Dr. Alma Harris is internationally known for her research and writing on leadership and school improvement. She started her career as a teacher in South Wales and has held senior academic appointments at five UK Universities, most recently as Professor of Educational Leadership at the Institute of Education, University College London. In 2010-12, she was seconded to the ‘Welsh Government’ as a Senior Policy Adviser to assist with the process of system wide reform which involved co-leading the National professional learning communities program and developing a new Masters qualification for all newly qualified teachers. During her career, she has worked with various governments and government agencies around the world to assist with school and system improvement. Dr. Harris is currently Past President of the ‘International Congress of School Effectiveness and School Improvement’ which is an organization dedicated to quality and equity in education. She is currently Director of the Institute of Educational Leadership, University of Malaya, Malaysia and is leading a major research project focusing on leadership policy and leadership practice in seven systems in Asia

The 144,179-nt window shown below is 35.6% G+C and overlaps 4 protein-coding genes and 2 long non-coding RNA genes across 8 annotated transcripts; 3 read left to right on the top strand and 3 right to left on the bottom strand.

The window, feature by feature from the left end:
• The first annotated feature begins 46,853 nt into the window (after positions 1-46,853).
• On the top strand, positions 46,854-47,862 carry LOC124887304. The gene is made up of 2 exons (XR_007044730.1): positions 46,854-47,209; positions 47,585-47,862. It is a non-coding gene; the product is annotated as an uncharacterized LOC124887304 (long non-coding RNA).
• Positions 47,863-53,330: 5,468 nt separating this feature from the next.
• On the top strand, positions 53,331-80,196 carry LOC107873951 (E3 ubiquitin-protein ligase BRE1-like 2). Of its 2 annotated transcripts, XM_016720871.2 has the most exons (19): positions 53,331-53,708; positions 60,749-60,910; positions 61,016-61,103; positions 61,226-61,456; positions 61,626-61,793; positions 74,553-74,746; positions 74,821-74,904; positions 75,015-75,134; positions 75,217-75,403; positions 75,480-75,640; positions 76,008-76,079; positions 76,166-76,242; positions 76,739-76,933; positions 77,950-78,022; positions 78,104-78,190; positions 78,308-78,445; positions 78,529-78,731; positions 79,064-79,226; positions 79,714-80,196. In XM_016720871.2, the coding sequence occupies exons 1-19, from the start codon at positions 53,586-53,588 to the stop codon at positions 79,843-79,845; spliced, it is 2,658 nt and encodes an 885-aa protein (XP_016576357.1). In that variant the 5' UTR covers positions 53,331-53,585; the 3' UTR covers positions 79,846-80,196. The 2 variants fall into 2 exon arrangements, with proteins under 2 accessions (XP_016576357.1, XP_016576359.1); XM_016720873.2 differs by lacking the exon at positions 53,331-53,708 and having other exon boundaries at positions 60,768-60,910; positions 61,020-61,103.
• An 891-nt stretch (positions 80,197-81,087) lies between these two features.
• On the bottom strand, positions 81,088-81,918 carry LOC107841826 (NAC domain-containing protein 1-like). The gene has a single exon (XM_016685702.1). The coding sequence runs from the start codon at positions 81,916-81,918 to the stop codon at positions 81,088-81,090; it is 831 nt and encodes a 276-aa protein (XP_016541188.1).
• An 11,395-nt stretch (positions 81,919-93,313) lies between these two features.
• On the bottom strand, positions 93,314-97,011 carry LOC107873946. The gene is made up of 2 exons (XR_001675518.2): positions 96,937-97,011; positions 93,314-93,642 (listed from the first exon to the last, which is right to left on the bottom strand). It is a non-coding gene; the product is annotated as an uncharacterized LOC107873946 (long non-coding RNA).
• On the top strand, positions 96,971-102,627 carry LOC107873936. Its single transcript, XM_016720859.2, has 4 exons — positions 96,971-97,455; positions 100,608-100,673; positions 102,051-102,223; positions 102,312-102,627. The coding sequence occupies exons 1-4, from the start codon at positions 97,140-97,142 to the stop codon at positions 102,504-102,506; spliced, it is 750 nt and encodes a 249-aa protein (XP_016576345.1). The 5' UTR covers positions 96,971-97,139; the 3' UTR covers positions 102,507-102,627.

In this interview, which is part of an Esteem series focusing on the public scholarship of women in education leadership, Dr. Harris shares her experiences of leadership and underlines her belief that our conversations about school leadership can more accurately reflect the real-world practice of leadership if they are much more inclusive of women’s voices.
When we look at much of the writing on leadership, it has been argued, that it often comes from the male perspective. The ‘great man theory of leadership’, for example, characterizes those features and factors associated with individual leadership. In contrast, women’s leadership, and the books on this topic, tends to be a sub-set of the broader literature, almost taking a back-seat, position. As Gillian Hamilton said [in an earlier Esteem interview] there is not really a special thing that is “women’s leadership,” just a breadth of leadership practices and the fact that women leaders have important stories to tell. In short, this is not an issue of gender, it is a leadership issue, a global leadership issue.
This Esteem interview appears as part of a series that features experts in education leadership from around the globe. Recent interviews have included Karen Edge, Helen Janc Malone, Gillian Hamilton, and Andrea Stringer.